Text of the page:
by Rachael Pfenninger, director of strategic execution, AMBA
As Americans nationwide experience the pinch of inflation, wages continue to be an increasingly hot topic of conversation. Paired with the persistent labor issue (an industry-wide challenge made worse by the coronavirus pandemic), employers are scrambling to see how they can remain competitive in the war for qualified labor.
To help US mold manufacturers better understand the labor landscape and benchmark their wage standards against others in the industry, AMBA again has completed and published its annual Wage and Salary Report. The 2022 AMBA Wage and Salary Report (now in its 12th year of publication) is the nation’s most comprehensive study of wage data, analyzing starting and average salary and wage benchmarks for over 50 job classifications within mold manufacturing. Additionally, the report benchmarks information related to cost-of-living increases (recent and forecasted), vacation benefits, employee incentives, salary adjustment opportunities, hiring expectations, employee demographics and more.
This year’s report is based on data provided by executives, human resource leaders and finance professionals in 107 US mold building facilities across 23 states. Of the four regions represented, the Midwest accounted for the largest percentage of respondents (80%), the bulk of which hail from Michigan, Wisconsin and Illinois.
Of these respondents, the majority (84%) intend to hire new employees over the next 12 months (See Chart 1). Although manufacturers reported the need to hire at least one administrative and management position each, technical vacancies were by far the highest priority. On average, companies reported the need to fill a minimum of three vacancies; this rises to five or more for companies producing $10 million or more in revenue.
Although the need to fill vacancies is not a new challenge, what is remarkable is that the number of companies seeking new hires has risen by four percentage points and now is at its highest point of the last five years. What makes this even more interesting is that, while hiring labor certainly continues to be a challenge, other data is pointing to some industry improvement. For example, although the number of companies needing to hire has risen, the average number of current employees per facility also has risen for the first time in several years, breaking a three-year decline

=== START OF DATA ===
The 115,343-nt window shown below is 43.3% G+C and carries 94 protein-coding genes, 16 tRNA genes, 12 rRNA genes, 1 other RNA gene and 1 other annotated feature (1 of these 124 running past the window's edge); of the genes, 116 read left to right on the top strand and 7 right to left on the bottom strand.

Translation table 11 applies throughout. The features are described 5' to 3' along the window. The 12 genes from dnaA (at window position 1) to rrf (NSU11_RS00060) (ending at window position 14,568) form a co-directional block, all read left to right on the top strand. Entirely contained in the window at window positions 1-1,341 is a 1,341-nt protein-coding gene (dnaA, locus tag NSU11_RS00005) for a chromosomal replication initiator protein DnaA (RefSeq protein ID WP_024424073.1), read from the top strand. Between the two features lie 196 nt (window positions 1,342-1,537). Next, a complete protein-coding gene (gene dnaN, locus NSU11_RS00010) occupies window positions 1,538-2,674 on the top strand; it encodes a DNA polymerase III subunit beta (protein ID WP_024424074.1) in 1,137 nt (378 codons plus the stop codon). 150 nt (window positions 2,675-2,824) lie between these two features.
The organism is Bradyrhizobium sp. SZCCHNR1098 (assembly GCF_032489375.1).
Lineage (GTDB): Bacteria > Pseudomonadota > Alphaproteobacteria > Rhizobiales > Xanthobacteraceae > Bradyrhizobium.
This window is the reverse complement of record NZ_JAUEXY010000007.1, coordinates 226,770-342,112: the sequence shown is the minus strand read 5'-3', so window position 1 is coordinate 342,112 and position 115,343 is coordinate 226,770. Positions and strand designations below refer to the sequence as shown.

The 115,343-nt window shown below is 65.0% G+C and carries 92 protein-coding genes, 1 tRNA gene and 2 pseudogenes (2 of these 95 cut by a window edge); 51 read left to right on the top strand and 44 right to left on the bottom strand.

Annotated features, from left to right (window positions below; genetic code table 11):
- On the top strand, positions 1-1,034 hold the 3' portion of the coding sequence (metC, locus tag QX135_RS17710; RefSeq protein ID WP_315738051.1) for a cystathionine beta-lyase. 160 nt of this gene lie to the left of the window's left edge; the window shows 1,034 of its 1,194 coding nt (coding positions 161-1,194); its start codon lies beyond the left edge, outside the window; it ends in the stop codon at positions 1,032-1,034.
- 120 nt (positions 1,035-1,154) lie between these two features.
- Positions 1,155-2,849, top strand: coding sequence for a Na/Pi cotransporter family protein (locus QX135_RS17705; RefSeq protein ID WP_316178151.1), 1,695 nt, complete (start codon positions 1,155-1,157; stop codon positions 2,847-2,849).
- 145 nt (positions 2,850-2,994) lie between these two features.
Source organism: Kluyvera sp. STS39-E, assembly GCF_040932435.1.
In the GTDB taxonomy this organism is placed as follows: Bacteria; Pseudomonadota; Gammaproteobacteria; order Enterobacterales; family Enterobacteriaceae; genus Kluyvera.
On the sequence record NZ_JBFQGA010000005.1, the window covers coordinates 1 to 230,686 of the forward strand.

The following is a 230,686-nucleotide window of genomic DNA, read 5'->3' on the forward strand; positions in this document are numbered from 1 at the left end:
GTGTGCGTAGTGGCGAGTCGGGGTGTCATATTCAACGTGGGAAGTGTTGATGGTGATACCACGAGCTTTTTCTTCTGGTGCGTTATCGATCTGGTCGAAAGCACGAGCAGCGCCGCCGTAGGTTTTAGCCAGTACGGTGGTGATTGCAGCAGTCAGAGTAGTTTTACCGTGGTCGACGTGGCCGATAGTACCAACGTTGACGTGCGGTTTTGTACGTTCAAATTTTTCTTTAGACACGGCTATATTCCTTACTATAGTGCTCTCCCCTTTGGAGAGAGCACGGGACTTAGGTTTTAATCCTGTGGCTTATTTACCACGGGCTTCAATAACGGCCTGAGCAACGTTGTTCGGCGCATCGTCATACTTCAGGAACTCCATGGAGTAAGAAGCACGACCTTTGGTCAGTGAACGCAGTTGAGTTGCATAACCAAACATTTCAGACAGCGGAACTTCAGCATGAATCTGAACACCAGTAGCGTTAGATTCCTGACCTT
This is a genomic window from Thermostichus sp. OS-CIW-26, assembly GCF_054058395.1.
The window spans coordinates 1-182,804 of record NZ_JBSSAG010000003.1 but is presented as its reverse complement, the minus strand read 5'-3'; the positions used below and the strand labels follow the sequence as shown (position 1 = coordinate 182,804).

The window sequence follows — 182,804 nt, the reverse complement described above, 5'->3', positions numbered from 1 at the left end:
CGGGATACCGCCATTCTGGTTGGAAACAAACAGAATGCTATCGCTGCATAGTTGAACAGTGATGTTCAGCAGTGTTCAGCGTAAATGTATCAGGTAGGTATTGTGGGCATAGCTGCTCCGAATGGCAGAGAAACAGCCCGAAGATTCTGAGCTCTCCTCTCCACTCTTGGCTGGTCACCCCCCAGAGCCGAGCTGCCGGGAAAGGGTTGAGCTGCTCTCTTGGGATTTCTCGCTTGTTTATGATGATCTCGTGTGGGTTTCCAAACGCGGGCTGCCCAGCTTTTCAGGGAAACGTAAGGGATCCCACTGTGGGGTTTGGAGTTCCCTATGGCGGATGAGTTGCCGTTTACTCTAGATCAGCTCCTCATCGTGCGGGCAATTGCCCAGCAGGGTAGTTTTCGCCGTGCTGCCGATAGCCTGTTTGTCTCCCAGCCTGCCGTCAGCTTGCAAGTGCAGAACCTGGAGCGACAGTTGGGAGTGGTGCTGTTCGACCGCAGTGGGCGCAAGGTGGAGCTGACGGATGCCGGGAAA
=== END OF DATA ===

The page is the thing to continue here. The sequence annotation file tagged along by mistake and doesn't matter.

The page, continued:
(See Chart 2).
To further the good news, there also is a positive upward trend in employees aged 18 to 50. For the first time since the years before 2018, as shown in Chart 3, this age demographic makes up 64% of the survey’s reported workforce – three percentage points higher than data from 2020 and 2018 (the past two recent peaks) and within six percentage points of levels last seen in 2006.
To see an upward trend in overall employment and a fall in the average age points toward significant improvement within the industry in terms of workforce development. Because it is well-documented that employers are struggling to provide wages that mirror rising economic inflation1, workforce development improvements may be due instead to employers’ willingness to provide additional salary adjustment opportunities, cost-of-living increases and employee incentives. While nearly every mold manufacturer provides merit increases, eight out of 10 mold manufacturers surveyed reported providing salary adjustments across the board and/or cost-of-living adjustments (COLA) in 2022. When asked specifically for details regarding COLA for employees, companies reported an average increase of 3% in 2022 and an average planned increase of 2% in 2023.
Companies didn’t just focus on benefits for existing employees. Nearly three-quarters of respondents provided or currently provide a signing bonus (totaling anywhere from $160 to $3,000), while an even higher percentage of survey respondents enticed new hires with offerings of increased insurance coverage, expanded PTO policies and employee development opportunities.
For many years, fears of an aging workforce have been plaguing the mold manufacturing industry. With this reported data, however, it looks like the tide may be due to turn as employers look to new opportunities to attract labor and keep their existing workforce. n
To learn more about wage fluctuations by position and market segment for the 50+ roles featured in the 2022 AMBA Wage and Salary Report, visit www.amba.org. The report is available for $299 to members and $499 to non-members.